Welcome to Day 5. In the last lesson, the emphasis was how to care for your audience. In this lesson, let’s look at a great way to connect with them: through stories.
Good leaders are also great storytellers—they know adding stories is a wonderful way to enhance communication.
People love stories no matter what age. I’m sure you remember from your childhood when you were told stories that captivated you.
A story can be defined as a narrative, either true or fictitious, designed to interest, amuse, or instruct the listener. A good story should evoke an emotional response that will connect with the audience.
Making Good Stories
Here’s how you can create a good story for your speech.
Establish an attention-grabbing opening. How will you get your audience’s attention right from the get-go? With an attention-grabbing opening, of course! Arouse their curiosity! Tell a shocking statistic, make a bold statement, or ask an interesting question. Your aim here is to get the audience to ask, “What’s next?”
Establish the situation quickly. You will lose your audience if you take a while to get to your point. Establish the situation within the first couple of minutes. Your challenge is to grab the audience’s attention and keep it there.
Bring emotion into your story. The story must be narrated with the appropriate emotion and drama. Voice modulation with the right pitch and pauses is the key to great storytelling. The effective use of pauses can make your audience hang on to every word with anticipation and excitement.
Be creative, build pictures. Telling the right story to the right audience at the right moment is vital. Plan your presentation and design the story creatively to drive home the message. A good creative story is vivid—it paints a picture in the audience’s mind and helps your listeners “see” what you’re saying.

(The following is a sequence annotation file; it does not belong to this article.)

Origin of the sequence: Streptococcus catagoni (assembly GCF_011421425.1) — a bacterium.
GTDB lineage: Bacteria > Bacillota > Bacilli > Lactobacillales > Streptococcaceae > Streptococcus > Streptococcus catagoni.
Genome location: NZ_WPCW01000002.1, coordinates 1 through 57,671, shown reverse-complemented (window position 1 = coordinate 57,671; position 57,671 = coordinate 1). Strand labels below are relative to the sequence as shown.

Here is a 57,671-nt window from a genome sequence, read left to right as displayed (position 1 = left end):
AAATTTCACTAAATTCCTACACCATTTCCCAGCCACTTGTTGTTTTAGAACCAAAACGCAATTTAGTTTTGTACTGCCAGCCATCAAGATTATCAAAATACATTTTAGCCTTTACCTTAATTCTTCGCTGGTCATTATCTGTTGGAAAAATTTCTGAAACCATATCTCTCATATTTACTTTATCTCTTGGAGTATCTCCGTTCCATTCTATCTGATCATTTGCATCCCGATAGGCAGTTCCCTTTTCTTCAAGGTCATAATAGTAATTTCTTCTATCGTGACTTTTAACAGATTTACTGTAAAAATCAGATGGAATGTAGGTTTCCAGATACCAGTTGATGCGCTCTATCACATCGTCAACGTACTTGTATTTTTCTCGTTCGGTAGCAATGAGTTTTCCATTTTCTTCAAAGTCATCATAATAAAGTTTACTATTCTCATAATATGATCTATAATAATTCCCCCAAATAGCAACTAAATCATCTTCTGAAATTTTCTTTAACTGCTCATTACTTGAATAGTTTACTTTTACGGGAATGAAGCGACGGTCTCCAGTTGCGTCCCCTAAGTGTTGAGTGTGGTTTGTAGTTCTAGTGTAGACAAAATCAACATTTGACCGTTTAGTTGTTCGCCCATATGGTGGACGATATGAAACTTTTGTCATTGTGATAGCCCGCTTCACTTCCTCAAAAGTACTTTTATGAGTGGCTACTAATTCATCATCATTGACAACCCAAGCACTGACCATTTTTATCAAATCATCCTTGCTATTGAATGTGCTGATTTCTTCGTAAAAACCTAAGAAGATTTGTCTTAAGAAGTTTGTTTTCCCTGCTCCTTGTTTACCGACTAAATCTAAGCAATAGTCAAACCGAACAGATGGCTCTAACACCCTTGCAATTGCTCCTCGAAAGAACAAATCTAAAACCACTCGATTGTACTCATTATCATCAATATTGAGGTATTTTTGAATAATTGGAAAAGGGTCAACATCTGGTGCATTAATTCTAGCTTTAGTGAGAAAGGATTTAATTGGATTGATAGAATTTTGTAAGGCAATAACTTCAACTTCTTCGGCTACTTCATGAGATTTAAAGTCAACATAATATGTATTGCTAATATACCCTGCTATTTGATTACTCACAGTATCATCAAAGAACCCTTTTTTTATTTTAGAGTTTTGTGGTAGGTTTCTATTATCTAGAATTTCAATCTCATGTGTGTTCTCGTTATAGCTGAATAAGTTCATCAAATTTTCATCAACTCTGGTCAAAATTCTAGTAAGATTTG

Bring it all together. The closing is the key to deliver impact and the opportunity to ensure that the audience is clear about the message of the story.
What to Consider for Stories
Consider these as a guide for including stories in your presentation.
• Keep your stories short—two to three minutes at most. Use your story to quickly clarify or support a point you’re making, then move on.
• Make something happen in the story. It should happen at a specific time and place. Make the characters in your story real.
• Choose a story that you’re comfortable telling. It should be easy to recall, especially if you have experienced it firsthand.
• Personalize your stories. Personal stories (ones told from your own personal experience) are the best kind because audiences love to hear stories firsthand and preferably where you are part of the action.
Start practicing today by relating stories as part of your daily conversations with others.
Tomorrow, we look at the effectiveness of using self-effacing humor to connect.
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